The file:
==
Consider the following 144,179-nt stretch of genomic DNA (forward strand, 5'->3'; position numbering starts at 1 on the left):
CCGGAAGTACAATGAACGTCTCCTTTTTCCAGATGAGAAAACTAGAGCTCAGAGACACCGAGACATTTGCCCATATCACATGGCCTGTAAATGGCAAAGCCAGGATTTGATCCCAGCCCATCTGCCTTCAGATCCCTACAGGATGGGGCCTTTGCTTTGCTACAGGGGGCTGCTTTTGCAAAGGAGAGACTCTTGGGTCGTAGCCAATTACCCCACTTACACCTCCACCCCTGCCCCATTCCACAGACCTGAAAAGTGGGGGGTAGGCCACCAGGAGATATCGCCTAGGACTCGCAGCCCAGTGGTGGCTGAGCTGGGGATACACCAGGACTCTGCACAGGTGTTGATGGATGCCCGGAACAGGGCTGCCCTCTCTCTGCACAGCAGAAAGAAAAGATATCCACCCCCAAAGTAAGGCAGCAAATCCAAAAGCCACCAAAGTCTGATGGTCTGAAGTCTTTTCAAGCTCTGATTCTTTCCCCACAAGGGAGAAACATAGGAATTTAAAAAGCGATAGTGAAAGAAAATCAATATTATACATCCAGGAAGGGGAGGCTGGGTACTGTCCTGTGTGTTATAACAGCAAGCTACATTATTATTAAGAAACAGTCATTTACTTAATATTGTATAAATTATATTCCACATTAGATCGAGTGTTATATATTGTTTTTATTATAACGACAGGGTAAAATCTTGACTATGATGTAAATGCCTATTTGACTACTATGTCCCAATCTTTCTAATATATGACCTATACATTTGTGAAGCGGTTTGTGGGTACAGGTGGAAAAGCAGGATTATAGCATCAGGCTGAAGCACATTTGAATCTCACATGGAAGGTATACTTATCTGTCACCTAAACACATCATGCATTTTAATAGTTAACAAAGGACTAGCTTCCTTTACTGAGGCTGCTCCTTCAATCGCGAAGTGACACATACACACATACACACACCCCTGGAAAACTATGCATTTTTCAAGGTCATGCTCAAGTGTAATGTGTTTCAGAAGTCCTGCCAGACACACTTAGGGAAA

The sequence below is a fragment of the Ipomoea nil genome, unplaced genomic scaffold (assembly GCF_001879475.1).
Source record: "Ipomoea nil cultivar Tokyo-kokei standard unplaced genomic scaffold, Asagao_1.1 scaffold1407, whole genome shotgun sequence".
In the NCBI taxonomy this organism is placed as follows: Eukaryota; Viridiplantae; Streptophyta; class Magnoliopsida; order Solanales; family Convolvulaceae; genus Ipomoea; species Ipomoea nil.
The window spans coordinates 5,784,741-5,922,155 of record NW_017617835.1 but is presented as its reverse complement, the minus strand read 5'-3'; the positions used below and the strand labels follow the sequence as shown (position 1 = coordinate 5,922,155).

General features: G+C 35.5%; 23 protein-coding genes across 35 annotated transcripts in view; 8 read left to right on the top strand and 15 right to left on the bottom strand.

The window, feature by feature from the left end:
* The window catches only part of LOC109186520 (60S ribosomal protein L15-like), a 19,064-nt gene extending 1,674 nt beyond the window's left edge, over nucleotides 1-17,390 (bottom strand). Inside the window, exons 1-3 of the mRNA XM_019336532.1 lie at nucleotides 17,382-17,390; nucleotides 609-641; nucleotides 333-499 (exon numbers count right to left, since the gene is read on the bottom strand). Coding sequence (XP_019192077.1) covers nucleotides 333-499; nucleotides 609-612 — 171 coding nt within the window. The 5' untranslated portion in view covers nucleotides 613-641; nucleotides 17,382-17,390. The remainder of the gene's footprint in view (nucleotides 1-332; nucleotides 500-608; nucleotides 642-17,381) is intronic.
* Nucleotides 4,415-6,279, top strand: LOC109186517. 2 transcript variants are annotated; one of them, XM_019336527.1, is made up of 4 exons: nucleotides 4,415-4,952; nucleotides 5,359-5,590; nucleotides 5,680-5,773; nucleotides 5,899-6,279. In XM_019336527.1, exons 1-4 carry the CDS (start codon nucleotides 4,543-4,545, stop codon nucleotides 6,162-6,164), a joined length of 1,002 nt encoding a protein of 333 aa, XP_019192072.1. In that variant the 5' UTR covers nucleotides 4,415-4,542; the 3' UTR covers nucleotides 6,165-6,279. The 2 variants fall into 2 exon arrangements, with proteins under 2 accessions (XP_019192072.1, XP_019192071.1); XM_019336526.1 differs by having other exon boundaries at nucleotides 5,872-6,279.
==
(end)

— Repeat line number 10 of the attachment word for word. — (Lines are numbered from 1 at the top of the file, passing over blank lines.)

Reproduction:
* Nucleotides 4,415-6,279, top strand: LOC109186517. 2 transcript variants are annotated; one of them, XM_019336527.1, is made up of 4 exons: nucleotides 4,415-4,952; nucleotides 5,359-5,590; nucleotides 5,680-5,773; nucleotides 5,899-6,279. In XM_019336527.1, exons 1-4 carry the CDS (start codon nucleotides 4,543-4,545, stop codon nucleotides 6,162-6,164), a joined length of 1,002 nt encoding a protein of 333 aa, XP_019192072.1. In that variant the 5' UTR covers nucleotides 4,415-4,542; the 3' UTR covers nucleotides 6,165-6,279. The 2 variants fall into 2 exon arrangements, with proteins under 2 accessions (XP_019192072.1, XP_019192071.1); XM_019336526.1 differs by having other exon boundaries at nucleotides 5,872-6,279.